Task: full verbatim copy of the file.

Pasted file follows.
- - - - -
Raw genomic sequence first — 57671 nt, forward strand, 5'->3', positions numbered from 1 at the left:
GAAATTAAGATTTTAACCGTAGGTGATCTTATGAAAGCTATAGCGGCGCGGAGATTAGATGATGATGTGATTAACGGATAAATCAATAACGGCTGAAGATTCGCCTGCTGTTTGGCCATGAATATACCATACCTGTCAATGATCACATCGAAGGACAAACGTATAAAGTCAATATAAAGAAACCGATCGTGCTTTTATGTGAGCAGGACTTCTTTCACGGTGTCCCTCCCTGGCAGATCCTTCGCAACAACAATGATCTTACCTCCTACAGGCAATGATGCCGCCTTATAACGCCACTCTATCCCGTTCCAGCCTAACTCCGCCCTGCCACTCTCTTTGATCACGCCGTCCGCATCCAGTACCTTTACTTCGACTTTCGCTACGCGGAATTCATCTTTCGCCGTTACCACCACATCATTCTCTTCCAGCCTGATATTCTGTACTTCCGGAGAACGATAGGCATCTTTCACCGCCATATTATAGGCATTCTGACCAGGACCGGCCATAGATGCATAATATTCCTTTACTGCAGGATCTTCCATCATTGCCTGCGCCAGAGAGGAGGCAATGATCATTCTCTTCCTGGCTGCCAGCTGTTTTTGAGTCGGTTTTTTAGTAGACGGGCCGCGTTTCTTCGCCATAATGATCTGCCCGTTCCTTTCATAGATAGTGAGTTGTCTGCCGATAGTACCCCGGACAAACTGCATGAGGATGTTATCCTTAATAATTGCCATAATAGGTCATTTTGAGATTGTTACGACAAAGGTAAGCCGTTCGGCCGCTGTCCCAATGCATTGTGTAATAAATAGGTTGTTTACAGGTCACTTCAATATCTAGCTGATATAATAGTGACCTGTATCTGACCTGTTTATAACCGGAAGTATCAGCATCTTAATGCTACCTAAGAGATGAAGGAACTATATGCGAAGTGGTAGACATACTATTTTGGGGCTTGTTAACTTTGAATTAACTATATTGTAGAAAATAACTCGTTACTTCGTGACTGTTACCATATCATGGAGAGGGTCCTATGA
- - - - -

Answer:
Raw genomic sequence first — 57671 nt, forward strand, 5'->3', positions numbered from 1 at the left:
GAAATTAAGATTTTAACCGTAGGTGATCTTATGAAAGCTATAGCGGCGCGGAGATTAGATGATGATGTGATTAACGGATAAATCAATAACGGCTGAAGATTCGCCTGCTGTTTGGCCATGAATATACCATACCTGTCAATGATCACATCGAAGGACAAACGTATAAAGTCAATATAAAGAAACCGATCGTGCTTTTATGTGAGCAGGACTTCTTTCACGGTGTCCCTCCCTGGCAGATCCTTCGCAACAACAATGATCTTACCTCCTACAGGCAATGATGCCGCCTTATAACGCCACTCTATCCCGTTCCAGCCTAACTCCGCCCTGCCACTCTCTTTGATCACGCCGTCCGCATCCAGTACCTTTACTTCGACTTTCGCTACGCGGAATTCATCTTTCGCCGTTACCACCACATCATTCTCTTCCAGCCTGATATTCTGTACTTCCGGAGAACGATAGGCATCTTTCACCGCCATATTATAGGCATTCTGACCAGGACCGGCCATAGATGCATAATATTCCTTTACTGCAGGATCTTCCATCATTGCCTGCGCCAGAGAGGAGGCAATGATCATTCTCTTCCTGGCTGCCAGCTGTTTTTGAGTCGGTTTTTTAGTAGACGGGCCGCGTTTCTTCGCCATAATGATCTGCCCGTTCCTTTCATAGATAGTGAGTTGTCTGCCGATAGTACCCCGGACAAACTGCATGAGGATGTTATCCTTAATAATTGCCATAATAGGTCATTTTGAGATTGTTACGACAAAGGTAAGCCGTTCGGCCGCTGTCCCAATGCATTGTGTAATAAATAGGTTGTTTACAGGTCACTTCAATATCTAGCTGATATAATAGTGACCTGTATCTGACCTGTTTATAACCGGAAGTATCAGCATCTTAATGCTACCTAAGAGATGAAGGAACTATATGCGAAGTGGTAGACATACTATTTTGGGGCTTGTTAACTTTGAATTAACTATATTGTAGAAAATAACTCGTTACTTCGTGACTGTTACCATATCATGGAGAGGGTCCTATGA